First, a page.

Enterprise Journalism Release February 18, 2010

News & Information Shows

Enterprise Journalism Release February 18, 2010

Florida State’s Rolle: Great Expectations

Outside the Lines (Sunday, 9 a.m. ET, ESPN)

Florida State safety Myron Rolle earned AP third team All-American honors in 2008. That same year he graduated (in just two and one-half years) with a 3.75 grade point average. He was also one of 32 selected annually for a Rhodes Scholarship, joining a list of Americans with Bill Bradley, James Fulbright, and former President Bill Clinton. Rolle announced in January 2009 that he would study at Oxford for the 2009-10 academic year in order to earn an M.A. in medical anthropology. While his long-term future could be medicine or politics, he continues to train for the NFL combine, determined to become a first-round pick in April’s NFL draft. ESPN.com’s Wright Thompson reports.

A Fighter and his Father

ESPN2 Friday Night Fights (9 p.m.)

Shawn Porter, a former sparring partner for Manny Pacquaio and an alternate at the 2008 Beijing Olympics, will fight for a junior middleweight title February 19 in his hometown of Cleveland. When he looks over to his corner, he says he will gain strength from Ken Porter, who is his trainer, his manager, his friend and his father. Thirty-five years ago, Ken Porter was 4 years old when he witnessed the harrowing death of his younger brother in a hit-and-run accident. As Ken grew older, he says he began training boxers so he could find “a new brother.’’ And all these years later, it is his son, Shawn, who has filled the void. ESPN.com’s Tom Friend reports.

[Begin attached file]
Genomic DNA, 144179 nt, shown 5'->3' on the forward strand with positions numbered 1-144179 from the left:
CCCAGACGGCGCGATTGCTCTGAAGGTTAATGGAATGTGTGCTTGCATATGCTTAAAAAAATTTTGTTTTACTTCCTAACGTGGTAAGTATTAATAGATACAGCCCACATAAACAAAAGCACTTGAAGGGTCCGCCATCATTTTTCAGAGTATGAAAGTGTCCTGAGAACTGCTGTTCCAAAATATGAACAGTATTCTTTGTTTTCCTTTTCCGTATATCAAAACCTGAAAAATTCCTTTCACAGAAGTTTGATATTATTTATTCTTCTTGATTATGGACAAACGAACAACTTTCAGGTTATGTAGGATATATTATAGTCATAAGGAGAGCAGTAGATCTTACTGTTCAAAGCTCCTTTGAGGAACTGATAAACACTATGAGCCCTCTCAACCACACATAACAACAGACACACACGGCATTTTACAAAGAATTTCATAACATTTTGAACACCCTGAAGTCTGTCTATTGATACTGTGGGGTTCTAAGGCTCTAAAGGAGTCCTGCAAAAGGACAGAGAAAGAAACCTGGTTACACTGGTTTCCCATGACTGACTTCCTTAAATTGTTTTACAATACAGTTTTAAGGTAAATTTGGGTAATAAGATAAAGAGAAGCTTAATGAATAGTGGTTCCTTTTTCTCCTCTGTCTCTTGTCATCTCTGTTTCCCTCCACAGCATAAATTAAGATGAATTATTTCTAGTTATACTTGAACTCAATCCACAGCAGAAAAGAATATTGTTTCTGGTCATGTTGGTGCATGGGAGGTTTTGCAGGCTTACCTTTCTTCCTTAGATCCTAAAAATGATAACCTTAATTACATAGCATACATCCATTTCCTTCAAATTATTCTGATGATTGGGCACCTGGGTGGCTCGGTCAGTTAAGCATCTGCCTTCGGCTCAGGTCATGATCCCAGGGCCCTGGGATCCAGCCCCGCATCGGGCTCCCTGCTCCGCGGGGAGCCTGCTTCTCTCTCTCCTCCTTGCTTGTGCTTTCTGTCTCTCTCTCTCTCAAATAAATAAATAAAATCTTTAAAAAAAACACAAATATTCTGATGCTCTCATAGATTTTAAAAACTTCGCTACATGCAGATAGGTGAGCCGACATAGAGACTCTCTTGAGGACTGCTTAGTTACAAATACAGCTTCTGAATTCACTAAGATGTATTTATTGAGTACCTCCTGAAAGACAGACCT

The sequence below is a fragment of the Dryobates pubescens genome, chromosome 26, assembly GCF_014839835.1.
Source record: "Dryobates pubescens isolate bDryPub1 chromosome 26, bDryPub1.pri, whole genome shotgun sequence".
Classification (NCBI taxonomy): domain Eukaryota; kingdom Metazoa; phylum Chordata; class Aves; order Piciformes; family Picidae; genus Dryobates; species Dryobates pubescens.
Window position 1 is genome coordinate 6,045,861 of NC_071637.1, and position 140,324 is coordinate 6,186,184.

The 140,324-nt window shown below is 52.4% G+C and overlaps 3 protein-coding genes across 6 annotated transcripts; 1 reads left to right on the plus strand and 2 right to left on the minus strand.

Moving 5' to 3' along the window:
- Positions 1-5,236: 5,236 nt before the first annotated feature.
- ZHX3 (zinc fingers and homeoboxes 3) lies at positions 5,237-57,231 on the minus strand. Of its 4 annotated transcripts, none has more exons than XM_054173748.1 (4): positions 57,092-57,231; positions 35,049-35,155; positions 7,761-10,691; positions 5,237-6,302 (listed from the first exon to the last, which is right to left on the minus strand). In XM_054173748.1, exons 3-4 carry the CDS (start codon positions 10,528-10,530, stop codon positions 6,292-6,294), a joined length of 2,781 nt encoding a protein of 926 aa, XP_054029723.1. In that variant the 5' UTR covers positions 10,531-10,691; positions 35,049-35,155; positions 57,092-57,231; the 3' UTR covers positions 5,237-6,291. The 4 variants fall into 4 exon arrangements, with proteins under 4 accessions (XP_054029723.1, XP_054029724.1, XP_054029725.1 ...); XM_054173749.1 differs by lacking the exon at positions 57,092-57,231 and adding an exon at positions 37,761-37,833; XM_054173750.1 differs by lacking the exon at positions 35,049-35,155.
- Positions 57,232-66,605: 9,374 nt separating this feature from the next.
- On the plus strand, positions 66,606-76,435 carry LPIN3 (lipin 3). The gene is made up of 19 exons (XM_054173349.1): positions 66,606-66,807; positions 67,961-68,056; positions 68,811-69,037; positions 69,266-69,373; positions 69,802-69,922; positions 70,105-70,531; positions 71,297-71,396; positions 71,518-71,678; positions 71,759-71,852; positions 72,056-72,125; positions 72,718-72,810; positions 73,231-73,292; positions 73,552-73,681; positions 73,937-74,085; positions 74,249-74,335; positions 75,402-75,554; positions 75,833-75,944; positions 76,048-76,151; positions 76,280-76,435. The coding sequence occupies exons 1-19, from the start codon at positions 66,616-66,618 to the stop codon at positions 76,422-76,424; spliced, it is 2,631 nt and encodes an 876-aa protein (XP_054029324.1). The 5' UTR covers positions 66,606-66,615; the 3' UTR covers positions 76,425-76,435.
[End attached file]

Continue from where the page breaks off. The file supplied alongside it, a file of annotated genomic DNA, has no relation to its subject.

Miracle on Ice

Outside the Lines (9 a.m. Sunday)

SportsCenter (10 a.m., 11p.m., Sunday)

What’s left to say about the Miracle on Ice? Plenty, thanks to fresh and surprising perspectives from people at the legendary 1980 U.S.-USSR Olympic hockey game and little-known stories and anecdotes from the U.S. players themselves. Which TV star got a ticket, only to find himself sitting in the Russian section? Which key play does the game’s referee now call “a little bit stupid?” Why, in today’s climate, might U.S. goalie Jim Craig not have been allowed to finish the game? Afterwards, which U.S. player flew home in tears? Thirty years after Team USA shocked the world, Chris Connelly tells the story of America’s most thrilling Olympic moment.


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